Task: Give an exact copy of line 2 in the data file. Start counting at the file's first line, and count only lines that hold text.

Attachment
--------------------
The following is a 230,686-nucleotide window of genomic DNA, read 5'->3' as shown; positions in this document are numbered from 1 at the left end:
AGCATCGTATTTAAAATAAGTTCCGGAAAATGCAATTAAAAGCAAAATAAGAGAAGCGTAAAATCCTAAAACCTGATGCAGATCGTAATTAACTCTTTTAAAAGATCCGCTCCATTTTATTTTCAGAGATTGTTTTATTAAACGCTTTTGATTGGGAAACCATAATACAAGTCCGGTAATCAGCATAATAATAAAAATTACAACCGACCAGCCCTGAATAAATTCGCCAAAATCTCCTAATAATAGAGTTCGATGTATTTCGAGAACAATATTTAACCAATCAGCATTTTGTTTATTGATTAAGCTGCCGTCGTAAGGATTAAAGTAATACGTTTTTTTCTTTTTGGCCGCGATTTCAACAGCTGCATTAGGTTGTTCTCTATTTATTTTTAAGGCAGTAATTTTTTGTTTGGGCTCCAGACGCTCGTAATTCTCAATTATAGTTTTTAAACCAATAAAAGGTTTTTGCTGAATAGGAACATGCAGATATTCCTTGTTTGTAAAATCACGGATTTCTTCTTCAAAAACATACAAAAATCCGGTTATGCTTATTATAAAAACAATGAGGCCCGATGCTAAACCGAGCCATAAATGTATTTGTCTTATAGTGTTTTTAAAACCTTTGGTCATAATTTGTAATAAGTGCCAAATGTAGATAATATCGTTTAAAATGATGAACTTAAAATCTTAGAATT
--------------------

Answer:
AGCATCGTATTTAAAATAAGTTCCGGAAAATGCAATTAAAAGCAAAATAAGAGAAGCGTAAAATCCTAAAACCTGATGCAGATCGTAATTAACTCTTTTAAAAGATCCGCTCCATTTTATTTTCAGAGATTGTTTTATTAAACGCTTTTGATTGGGAAACCATAATACAAGTCCGGTAATCAGCATAATAATAAAAATTACAACCGACCAGCCCTGAATAAATTCGCCAAAATCTCCTAATAATAGAGTTCGATGTATTTCGAGAACAATATTTAACCAATCAGCATTTTGTTTATTGATTAAGCTGCCGTCGTAAGGATTAAAGTAATACGTTTTTTTCTTTTTGGCCGCGATTTCAACAGCTGCATTAGGTTGTTCTCTATTTATTTTTAAGGCAGTAATTTTTTGTTTGGGCTCCAGACGCTCGTAATTCTCAATTATAGTTTTTAAACCAATAAAAGGTTTTTGCTGAATAGGAACATGCAGATATTCCTTGTTTGTAAAATCACGGATTTCTTCTTCAAAAACATACAAAAATCCGGTTATGCTTATTATAAAAACAATGAGGCCCGATGCTAAACCGAGCCATAAATGTATTTGTCTTATAGTGTTTTTAAAACCTTTGGTCATAATTTGTAATAAGTGCCAAATGTAGATAATATCGTTTAAAATGATGAACTTAAAATCTTAGAATT